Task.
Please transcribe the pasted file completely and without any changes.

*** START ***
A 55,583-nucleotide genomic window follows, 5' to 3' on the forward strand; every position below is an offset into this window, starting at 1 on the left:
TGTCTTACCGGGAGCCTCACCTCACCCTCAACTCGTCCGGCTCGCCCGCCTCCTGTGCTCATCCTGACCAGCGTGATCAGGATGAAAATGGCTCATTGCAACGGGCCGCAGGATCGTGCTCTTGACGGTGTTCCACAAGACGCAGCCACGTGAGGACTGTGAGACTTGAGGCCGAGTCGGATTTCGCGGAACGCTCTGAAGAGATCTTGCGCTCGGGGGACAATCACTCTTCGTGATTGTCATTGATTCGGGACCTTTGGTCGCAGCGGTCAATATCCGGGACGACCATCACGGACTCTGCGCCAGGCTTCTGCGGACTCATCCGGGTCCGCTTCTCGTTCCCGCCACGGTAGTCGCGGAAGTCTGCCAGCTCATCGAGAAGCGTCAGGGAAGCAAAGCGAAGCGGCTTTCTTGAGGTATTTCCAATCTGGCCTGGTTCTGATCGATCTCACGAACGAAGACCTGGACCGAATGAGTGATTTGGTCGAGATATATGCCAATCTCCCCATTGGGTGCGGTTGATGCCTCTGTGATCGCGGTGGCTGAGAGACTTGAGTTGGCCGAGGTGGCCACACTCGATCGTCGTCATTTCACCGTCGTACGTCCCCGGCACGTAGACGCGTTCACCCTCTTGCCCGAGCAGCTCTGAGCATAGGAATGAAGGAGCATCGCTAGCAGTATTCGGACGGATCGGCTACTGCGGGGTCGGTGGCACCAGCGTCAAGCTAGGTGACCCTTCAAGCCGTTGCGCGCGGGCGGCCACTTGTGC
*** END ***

A 55,583-nucleotide genomic window follows, 5' to 3' on the forward strand; every position below is an offset into this window, starting at 1 on the left:
TGTCTTACCGGGAGCCTCACCTCACCCTCAACTCGTCCGGCTCGCCCGCCTCCTGTGCTCATCCTGACCAGCGTGATCAGGATGAAAATGGCTCATTGCAACGGGCCGCAGGATCGTGCTCTTGACGGTGTTCCACAAGACGCAGCCACGTGAGGACTGTGAGACTTGAGGCCGAGTCGGATTTCGCGGAACGCTCTGAAGAGATCTTGCGCTCGGGGGACAATCACTCTTCGTGATTGTCATTGATTCGGGACCTTTGGTCGCAGCGGTCAATATCCGGGACGACCATCACGGACTCTGCGCCAGGCTTCTGCGGACTCATCCGGGTCCGCTTCTCGTTCCCGCCACGGTAGTCGCGGAAGTCTGCCAGCTCATCGAGAAGCGTCAGGGAAGCAAAGCGAAGCGGCTTTCTTGAGGTATTTCCAATCTGGCCTGGTTCTGATCGATCTCACGAACGAAGACCTGGACCGAATGAGTGATTTGGTCGAGATATATGCCAATCTCCCCATTGGGTGCGGTTGATGCCTCTGTGATCGCGGTGGCTGAGAGACTTGAGTTGGCCGAGGTGGCCACACTCGATCGTCGTCATTTCACCGTCGTACGTCCCCGGCACGTAGACGCGTTCACCCTCTTGCCCGAGCAGCTCTGAGCATAGGAATGAAGGAGCATCGCTAGCAGTATTCGGACGGATCGGCTACTGCGGGGTCGGTGGCACCAGCGTCAAGCTAGGTGACCCTTCAAGCCGTTGCGCGCGGGCGGCCACTTGTGC